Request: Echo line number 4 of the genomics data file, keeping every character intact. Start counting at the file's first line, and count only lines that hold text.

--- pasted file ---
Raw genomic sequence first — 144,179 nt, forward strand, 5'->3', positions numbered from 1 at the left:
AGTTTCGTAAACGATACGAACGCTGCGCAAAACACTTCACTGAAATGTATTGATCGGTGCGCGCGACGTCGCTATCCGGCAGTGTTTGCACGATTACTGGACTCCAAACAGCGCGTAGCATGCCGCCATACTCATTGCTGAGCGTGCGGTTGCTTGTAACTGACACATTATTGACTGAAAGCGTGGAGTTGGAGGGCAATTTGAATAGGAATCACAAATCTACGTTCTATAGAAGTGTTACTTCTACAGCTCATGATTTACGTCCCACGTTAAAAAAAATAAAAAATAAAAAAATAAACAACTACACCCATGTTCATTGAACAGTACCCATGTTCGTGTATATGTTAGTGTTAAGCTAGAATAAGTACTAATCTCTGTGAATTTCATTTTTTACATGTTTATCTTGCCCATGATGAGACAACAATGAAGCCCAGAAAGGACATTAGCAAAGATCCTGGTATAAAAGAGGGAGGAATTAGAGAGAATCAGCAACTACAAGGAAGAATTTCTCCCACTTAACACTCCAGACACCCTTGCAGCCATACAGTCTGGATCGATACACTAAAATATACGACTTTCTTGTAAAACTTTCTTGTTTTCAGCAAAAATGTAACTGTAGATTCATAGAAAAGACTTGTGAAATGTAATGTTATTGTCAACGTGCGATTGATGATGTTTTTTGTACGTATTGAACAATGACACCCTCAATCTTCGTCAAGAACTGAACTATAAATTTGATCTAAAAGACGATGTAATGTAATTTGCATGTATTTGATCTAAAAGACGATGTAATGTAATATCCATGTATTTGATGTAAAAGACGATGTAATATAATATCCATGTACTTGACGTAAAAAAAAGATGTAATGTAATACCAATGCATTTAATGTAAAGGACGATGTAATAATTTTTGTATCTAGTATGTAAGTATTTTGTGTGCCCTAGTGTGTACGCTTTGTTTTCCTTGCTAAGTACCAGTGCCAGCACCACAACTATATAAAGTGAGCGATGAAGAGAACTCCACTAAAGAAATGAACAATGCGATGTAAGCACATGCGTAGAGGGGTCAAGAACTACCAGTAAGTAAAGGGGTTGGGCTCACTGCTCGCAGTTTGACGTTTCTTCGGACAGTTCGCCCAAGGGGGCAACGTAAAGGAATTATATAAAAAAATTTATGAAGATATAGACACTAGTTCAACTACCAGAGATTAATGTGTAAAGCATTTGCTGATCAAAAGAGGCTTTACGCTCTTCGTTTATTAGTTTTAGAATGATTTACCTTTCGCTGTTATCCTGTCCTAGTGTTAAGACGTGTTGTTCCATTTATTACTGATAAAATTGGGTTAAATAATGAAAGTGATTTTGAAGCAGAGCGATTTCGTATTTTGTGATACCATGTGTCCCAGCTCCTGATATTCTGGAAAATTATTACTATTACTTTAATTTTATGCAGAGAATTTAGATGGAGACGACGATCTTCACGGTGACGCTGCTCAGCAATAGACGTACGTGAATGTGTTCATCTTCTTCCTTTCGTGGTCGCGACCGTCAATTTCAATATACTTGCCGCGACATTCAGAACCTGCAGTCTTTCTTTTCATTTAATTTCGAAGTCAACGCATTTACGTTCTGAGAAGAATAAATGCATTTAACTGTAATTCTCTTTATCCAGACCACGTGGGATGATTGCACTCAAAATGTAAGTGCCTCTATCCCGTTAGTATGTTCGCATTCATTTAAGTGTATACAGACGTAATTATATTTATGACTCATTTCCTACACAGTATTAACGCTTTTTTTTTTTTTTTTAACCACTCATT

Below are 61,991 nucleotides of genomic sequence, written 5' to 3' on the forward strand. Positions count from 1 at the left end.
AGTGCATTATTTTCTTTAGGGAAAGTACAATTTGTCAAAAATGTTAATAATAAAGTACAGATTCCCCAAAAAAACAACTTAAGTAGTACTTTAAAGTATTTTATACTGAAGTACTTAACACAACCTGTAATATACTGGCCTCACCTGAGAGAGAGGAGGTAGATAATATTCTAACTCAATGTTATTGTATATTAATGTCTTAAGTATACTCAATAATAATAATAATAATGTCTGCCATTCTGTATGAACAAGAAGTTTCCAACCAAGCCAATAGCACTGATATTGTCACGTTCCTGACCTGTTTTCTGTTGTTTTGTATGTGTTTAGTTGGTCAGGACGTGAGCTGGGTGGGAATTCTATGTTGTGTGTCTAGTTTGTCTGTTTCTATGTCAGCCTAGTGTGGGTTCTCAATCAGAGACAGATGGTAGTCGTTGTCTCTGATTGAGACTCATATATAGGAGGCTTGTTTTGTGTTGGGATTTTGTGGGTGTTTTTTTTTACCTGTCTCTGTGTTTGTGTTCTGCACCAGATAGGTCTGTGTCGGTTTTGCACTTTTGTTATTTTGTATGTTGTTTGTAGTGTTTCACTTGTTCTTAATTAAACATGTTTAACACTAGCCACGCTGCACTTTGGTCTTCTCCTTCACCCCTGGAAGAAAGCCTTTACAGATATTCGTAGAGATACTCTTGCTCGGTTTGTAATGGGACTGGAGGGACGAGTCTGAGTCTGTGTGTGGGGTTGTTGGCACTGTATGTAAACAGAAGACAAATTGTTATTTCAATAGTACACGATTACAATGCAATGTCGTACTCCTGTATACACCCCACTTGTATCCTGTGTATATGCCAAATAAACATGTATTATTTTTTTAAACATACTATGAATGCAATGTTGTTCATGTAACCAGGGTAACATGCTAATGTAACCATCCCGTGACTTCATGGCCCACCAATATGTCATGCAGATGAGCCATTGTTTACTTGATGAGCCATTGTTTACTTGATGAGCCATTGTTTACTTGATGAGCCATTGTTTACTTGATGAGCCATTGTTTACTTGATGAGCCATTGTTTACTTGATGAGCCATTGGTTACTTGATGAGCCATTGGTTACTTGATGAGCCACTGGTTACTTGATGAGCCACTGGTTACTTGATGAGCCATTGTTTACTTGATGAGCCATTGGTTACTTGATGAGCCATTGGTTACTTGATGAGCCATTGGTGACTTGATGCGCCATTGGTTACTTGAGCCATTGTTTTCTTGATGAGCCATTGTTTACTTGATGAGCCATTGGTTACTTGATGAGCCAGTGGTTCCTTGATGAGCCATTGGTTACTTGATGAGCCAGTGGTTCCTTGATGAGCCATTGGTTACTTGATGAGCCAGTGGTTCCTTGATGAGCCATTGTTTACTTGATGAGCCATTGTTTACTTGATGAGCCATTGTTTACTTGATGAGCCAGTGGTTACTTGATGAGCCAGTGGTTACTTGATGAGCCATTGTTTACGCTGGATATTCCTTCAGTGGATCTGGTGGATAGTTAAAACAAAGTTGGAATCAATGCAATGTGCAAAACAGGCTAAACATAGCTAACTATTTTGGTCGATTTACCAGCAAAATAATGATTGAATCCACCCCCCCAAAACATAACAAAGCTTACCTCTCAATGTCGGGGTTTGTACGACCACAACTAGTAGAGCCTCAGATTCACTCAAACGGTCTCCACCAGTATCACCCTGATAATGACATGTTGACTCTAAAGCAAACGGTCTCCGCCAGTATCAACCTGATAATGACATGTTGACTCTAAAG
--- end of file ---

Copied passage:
AGTGCATTATTTTCTTTAGGGAAAGTACAATTTGTCAAAAATGTTAATAATAAAGTACAGATTCCCCAAAAAAACAACTTAAGTAGTACTTTAAAGTATTTTATACTGAAGTACTTAACACAACCTGTAATATACTGGCCTCACCTGAGAGAGAGGAGGTAGATAATATTCTAACTCAATGTTATTGTATATTAATGTCTTAAGTATACTCAATAATAATAATAATAATGTCTGCCATTCTGTATGAACAAGAAGTTTCCAACCAAGCCAATAGCACTGATATTGTCACGTTCCTGACCTGTTTTCTGTTGTTTTGTATGTGTTTAGTTGGTCAGGACGTGAGCTGGGTGGGAATTCTATGTTGTGTGTCTAGTTTGTCTGTTTCTATGTCAGCCTAGTGTGGGTTCTCAATCAGAGACAGATGGTAGTCGTTGTCTCTGATTGAGACTCATATATAGGAGGCTTGTTTTGTGTTGGGATTTTGTGGGTGTTTTTTTTTACCTGTCTCTGTGTTTGTGTTCTGCACCAGATAGGTCTGTGTCGGTTTTGCACTTTTGTTATTTTGTATGTTGTTTGTAGTGTTTCACTTGTTCTTAATTAAACATGTTTAACACTAGCCACGCTGCACTTTGGTCTTCTCCTTCACCCCTGGAAGAAAGCCTTTACAGATATTCGTAGAGATACTCTTGCTCGGTTTGTAATGGGACTGGAGGGACGAGTCTGAGTCTGTGTGTGGGGTTGTTGGCACTGTATGTAAACAGAAGACAAATTGTTATTTCAATAGTACACGATTACAATGCAATGTCGTACTCCTGTATACACCCCACTTGTATCCTGTGTATATGCCAAATAAACATGTATTATTTTTTTAAACATACTATGAATGCAATGTTGTTCATGTAACCAGGGTAACATGCTAATGTAACCATCCCGTGACTTCATGGCCCACCAATATGTCATGCAGATGAGCCATTGTTTACTTGATGAGCCATTGTTTACTTGATGAGCCATTGTTTACTTGATGAGCCATTGTTTACTTGATGAGCCATTGTTTACTTGATGAGCCATTGTTTACTTGATGAGCCATTGGTTACTTGATGAGCCATTGGTTACTTGATGAGCCACTGGTTACTTGATGAGCCACTGGTTACTTGATGAGCCATTGTTTACTTGATGAGCCATTGGTTACTTGATGAGCCATTGGTTACTTGATGAGCCATTGGTGACTTGATGCGCCATTGGTTACTTGAGCCATTGTTTTCTTGATGAGCCATTGTTTACTTGATGAGCCATTGGTTACTTGATGAGCCAGTGGTTCCTTGATGAGCCATTGGTTACTTGATGAGCCAGTGGTTCCTTGATGAGCCATTGGTTACTTGATGAGCCAGTGGTTCCTTGATGAGCCATTGTTTACTTGATGAGCCATTGTTTACTTGATGAGCCATTGTTTACTTGATGAGCCAGTGGTTACTTGATGAGCCAGTGGTTACTTGATGAGCCATTGTTTACGCTGGATATTCCTTCAGTGGATCTGGTGGATAGTTAAAACAAAGTTGGAATCAATGCAATGTGCAAAACAGGCTAAACATAGCTAACTATTTTGGTCGATTTACCAGCAAAATAATGATTGAATCCACCCCCCCAAAACATAACAAAGCTTACCTCTCAATGTCGGGGTTTGTACGACCACAACTAGTAGAGCCTCAGATTCACTCAAACGGTCTCCACCAGTATCACCCTGATAATGACATGTTGACTCTAAAGCAAACGGTCTCCGCCAGTATCAACCTGATAATGACATGTTGACTCTAAAG